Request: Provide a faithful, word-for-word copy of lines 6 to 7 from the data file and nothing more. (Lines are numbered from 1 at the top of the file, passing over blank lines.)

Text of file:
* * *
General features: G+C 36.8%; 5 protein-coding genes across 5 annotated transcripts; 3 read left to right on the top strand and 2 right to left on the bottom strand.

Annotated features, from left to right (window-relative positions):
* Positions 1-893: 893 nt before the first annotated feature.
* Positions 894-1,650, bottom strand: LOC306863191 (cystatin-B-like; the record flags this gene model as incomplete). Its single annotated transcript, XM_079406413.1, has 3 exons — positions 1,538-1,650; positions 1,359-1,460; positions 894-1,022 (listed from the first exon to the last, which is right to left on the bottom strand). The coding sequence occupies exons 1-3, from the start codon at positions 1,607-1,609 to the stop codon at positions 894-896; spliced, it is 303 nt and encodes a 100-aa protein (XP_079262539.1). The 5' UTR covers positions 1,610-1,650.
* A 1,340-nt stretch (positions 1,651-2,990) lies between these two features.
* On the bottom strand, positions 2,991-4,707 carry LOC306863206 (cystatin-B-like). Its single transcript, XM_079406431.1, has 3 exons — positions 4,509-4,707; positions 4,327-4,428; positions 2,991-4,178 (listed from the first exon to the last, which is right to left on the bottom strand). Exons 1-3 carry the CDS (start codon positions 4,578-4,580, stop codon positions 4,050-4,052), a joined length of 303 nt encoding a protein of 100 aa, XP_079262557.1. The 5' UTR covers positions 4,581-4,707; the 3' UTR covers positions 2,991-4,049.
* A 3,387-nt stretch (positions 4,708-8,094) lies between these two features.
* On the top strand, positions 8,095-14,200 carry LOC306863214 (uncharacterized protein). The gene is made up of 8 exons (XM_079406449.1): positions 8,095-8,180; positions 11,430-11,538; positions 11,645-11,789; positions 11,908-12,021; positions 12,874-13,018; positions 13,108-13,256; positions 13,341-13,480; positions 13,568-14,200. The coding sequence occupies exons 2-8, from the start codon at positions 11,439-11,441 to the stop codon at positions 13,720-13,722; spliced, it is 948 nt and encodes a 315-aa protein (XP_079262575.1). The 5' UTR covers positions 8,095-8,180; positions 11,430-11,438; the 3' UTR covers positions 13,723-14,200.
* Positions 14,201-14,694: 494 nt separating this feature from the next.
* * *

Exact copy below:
* On the bottom strand, positions 2,991-4,707 carry LOC306863206 (cystatin-B-like). Its single transcript, XM_079406431.1, has 3 exons — positions 4,509-4,707; positions 4,327-4,428; positions 2,991-4,178 (listed from the first exon to the last, which is right to left on the bottom strand). Exons 1-3 carry the CDS (start codon positions 4,578-4,580, stop codon positions 4,050-4,052), a joined length of 303 nt encoding a protein of 100 aa, XP_079262557.1. The 5' UTR covers positions 4,581-4,707; the 3' UTR covers positions 2,991-4,049.
* A 3,387-nt stretch (positions 4,708-8,094) lies between these two features.